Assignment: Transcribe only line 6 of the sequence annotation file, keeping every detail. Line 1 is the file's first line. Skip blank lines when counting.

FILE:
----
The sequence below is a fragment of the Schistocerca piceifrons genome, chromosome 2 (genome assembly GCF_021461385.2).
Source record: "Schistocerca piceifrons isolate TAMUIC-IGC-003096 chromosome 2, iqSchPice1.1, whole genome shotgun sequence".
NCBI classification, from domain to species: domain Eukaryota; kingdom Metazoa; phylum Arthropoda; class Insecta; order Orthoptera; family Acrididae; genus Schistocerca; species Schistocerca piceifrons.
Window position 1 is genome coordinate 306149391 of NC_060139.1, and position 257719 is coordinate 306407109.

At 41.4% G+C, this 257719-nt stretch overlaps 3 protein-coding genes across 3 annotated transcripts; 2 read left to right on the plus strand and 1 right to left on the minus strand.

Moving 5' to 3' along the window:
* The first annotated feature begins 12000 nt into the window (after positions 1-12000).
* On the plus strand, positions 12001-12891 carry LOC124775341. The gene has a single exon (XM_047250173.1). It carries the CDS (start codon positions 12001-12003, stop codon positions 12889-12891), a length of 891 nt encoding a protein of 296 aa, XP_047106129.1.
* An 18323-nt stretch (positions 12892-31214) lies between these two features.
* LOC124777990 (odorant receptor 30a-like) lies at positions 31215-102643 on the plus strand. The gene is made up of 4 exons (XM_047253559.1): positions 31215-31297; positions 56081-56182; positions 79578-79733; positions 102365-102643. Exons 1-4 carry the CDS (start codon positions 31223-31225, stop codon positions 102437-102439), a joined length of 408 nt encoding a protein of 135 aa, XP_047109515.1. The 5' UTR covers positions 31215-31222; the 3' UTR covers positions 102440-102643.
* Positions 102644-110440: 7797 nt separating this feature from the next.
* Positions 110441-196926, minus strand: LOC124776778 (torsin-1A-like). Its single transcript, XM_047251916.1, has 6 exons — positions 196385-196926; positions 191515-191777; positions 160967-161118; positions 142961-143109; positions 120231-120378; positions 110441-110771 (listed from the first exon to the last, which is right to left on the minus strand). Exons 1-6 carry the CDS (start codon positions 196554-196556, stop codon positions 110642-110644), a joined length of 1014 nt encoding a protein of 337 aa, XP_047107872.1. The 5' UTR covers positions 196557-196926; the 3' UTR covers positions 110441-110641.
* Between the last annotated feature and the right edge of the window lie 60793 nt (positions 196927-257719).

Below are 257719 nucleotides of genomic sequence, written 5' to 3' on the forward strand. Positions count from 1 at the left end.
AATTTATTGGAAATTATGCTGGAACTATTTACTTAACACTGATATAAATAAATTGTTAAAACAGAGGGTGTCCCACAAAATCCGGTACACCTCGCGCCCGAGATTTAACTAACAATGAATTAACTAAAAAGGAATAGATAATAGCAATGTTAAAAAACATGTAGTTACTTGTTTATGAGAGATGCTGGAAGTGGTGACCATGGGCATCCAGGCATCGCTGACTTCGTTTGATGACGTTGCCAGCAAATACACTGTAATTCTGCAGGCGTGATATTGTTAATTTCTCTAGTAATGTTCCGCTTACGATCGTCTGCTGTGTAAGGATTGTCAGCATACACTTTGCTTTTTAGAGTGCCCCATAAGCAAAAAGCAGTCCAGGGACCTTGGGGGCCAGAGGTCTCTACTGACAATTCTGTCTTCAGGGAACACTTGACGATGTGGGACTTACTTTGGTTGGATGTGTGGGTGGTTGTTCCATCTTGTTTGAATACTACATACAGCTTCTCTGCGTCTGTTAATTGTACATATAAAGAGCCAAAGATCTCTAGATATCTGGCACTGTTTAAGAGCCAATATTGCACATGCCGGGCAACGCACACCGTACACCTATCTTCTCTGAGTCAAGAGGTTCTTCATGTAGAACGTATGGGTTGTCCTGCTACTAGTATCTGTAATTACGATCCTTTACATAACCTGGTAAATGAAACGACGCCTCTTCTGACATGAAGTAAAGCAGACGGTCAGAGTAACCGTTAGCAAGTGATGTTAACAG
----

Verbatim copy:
Moving 5' to 3' along the window: